I subscribe to, and occasionally read, a blog published by marketing expert Seth Godin. I think Seth has some very interesting observations and useful tips on marketing. If you haven’t read some of his books like, Permission Marketing or All Marketers Are Liars, you should.
I don’t always agree with Seth, but he often causes me to think about something in a way I haven’t before.
Today, I read his blog titled, “No such thing as business ethics”. I do not agree with Seth.
First, Seth claims the “happy theory” of business ethics is “do the right thing and you will also maximize your long term profit”. Next he claims the “unhappy theory” is “you have a fiduciary responsibility to maximize profit. Period.” His point is these two theories cannot coexist. To make his point he says only people can have ethics, organizations cannot. He manages to get around to a good conclusion – that we should insist the people who make up organizations do the right thing (act ethically).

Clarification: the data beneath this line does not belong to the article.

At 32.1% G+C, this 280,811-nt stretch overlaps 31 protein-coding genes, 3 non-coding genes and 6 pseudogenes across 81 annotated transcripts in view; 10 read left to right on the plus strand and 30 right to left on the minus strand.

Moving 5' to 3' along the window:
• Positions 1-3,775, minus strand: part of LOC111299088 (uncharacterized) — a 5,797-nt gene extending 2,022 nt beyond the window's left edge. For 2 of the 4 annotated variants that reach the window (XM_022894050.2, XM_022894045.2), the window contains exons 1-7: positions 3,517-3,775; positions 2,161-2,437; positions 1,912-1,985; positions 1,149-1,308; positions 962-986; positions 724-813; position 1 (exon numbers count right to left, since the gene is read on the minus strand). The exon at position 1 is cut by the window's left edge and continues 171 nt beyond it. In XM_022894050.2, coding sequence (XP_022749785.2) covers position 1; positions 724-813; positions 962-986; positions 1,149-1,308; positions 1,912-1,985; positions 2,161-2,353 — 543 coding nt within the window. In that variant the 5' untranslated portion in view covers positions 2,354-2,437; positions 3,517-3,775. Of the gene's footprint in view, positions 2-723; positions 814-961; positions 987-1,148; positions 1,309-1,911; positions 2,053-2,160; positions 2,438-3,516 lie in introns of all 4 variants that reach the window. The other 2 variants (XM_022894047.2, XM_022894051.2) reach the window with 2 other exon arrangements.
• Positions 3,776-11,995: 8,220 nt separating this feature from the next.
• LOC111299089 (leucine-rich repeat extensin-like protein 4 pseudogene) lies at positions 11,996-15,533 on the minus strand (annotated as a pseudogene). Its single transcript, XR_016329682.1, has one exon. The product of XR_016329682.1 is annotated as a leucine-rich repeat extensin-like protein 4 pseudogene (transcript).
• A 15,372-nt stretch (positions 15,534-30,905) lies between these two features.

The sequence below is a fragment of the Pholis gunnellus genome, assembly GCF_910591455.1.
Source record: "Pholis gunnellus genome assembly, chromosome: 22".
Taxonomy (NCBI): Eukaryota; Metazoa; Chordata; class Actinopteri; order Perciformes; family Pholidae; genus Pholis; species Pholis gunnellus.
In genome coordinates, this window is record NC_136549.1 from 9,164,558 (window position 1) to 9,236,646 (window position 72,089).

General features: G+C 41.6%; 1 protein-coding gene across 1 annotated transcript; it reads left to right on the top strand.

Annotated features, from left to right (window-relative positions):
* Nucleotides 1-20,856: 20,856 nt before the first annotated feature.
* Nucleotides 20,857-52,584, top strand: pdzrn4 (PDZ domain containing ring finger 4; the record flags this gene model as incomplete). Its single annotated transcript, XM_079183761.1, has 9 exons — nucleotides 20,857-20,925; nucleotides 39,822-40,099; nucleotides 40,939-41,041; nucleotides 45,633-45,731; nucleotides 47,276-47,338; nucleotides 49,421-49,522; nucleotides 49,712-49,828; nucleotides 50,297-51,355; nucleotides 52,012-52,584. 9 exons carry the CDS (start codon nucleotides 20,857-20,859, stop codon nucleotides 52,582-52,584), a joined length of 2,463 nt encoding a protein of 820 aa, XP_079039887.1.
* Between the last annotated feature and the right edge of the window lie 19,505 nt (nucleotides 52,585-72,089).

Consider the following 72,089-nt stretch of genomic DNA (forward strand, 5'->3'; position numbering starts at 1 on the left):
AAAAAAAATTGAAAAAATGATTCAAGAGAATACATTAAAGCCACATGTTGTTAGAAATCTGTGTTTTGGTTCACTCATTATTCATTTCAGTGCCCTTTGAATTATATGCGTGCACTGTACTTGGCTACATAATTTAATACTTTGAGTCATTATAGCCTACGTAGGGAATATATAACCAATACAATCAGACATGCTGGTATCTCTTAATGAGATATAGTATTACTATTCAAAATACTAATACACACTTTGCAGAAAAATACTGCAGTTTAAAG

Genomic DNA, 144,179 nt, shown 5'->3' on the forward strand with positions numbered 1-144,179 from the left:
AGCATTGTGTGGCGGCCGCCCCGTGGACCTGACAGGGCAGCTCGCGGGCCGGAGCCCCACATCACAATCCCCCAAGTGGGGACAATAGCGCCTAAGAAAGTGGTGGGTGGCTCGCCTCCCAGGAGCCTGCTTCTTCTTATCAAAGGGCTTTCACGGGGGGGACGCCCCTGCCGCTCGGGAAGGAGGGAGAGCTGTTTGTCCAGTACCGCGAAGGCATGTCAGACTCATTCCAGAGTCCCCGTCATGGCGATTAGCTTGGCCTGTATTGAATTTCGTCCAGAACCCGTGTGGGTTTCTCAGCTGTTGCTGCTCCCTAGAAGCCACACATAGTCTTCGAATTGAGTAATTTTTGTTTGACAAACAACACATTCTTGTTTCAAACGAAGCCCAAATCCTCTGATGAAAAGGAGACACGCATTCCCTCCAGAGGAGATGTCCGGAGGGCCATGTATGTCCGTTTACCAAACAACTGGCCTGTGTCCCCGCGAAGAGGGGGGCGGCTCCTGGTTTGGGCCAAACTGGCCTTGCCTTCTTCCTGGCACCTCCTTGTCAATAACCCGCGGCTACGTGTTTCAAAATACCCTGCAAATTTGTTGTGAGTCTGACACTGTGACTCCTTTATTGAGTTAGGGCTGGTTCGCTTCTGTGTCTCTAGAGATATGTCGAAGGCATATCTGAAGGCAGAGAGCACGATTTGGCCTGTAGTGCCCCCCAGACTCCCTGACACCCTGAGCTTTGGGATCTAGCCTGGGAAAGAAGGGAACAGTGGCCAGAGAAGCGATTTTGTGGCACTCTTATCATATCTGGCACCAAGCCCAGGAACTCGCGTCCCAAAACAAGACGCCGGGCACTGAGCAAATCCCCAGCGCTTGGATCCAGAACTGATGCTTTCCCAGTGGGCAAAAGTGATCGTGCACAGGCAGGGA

Here is what I think: organizations can’t behave ethically or unethically. However the people who work at, volunteer with, lead, are customers or shareholders of organizations can act ethically and must “do the right thing”. In acting ethically and in doing so collectively, these people will cause their organization to “do the right thing”. This kind of ethical movement is much more powerful and effective than one individual person’s action. This is one of the reasons organizations create “Values statements”, so it is clear how the people involved in the company are expected to behave and so collectively their behavior causes the organization to “do the right thing”.
Check out our company values statement at www.cmservices.com
Is it easy today for people to lose sight of what’s right in exchange for short term profitability? Absolutely it is. Does that mean their organization cannot act ethically because of this “pressure”. No way.
Thanks for the thought provoking blog Seth.